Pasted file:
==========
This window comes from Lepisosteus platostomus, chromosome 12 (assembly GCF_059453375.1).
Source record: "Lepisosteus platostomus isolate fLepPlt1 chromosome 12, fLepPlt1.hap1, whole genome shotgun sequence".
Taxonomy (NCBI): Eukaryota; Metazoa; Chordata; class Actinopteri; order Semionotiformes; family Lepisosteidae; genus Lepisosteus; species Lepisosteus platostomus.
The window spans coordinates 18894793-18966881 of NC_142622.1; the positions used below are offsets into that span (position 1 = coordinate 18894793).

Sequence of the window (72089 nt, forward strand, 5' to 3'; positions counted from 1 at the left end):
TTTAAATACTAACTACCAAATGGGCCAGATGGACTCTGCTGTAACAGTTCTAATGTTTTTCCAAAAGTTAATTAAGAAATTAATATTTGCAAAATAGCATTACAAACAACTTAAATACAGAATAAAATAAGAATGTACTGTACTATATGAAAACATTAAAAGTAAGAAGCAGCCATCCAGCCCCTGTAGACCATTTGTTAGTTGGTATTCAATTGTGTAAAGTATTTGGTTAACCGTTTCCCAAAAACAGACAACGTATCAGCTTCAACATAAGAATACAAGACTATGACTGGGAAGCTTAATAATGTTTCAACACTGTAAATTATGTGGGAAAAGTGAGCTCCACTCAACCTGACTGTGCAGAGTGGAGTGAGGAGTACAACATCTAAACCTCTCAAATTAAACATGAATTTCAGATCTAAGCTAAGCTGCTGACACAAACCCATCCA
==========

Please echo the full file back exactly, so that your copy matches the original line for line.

This window comes from Lepisosteus platostomus, chromosome 12 (assembly GCF_059453375.1).
Source record: "Lepisosteus platostomus isolate fLepPlt1 chromosome 12, fLepPlt1.hap1, whole genome shotgun sequence".
Taxonomy (NCBI): Eukaryota; Metazoa; Chordata; class Actinopteri; order Semionotiformes; family Lepisosteidae; genus Lepisosteus; species Lepisosteus platostomus.
The window spans coordinates 18894793-18966881 of NC_142622.1; the positions used below are offsets into that span (position 1 = coordinate 18894793).

Sequence of the window (72089 nt, forward strand, 5' to 3'; positions counted from 1 at the left end):
TTTAAATACTAACTACCAAATGGGCCAGATGGACTCTGCTGTAACAGTTCTAATGTTTTTCCAAAAGTTAATTAAGAAATTAATATTTGCAAAATAGCATTACAAACAACTTAAATACAGAATAAAATAAGAATGTACTGTACTATATGAAAACATTAAAAGTAAGAAGCAGCCATCCAGCCCCTGTAGACCATTTGTTAGTTGGTATTCAATTGTGTAAAGTATTTGGTTAACCGTTTCCCAAAAACAGACAACGTATCAGCTTCAACATAAGAATACAAGACTATGACTGGGAAGCTTAATAATGTTTCAACACTGTAAATTATGTGGGAAAAGTGAGCTCCACTCAACCTGACTGTGCAGAGTGGAGTGAGGAGTACAACATCTAAACCTCTCAAATTAAACATGAATTTCAGATCTAAGCTAAGCTGCTGACACAAACCCATCCA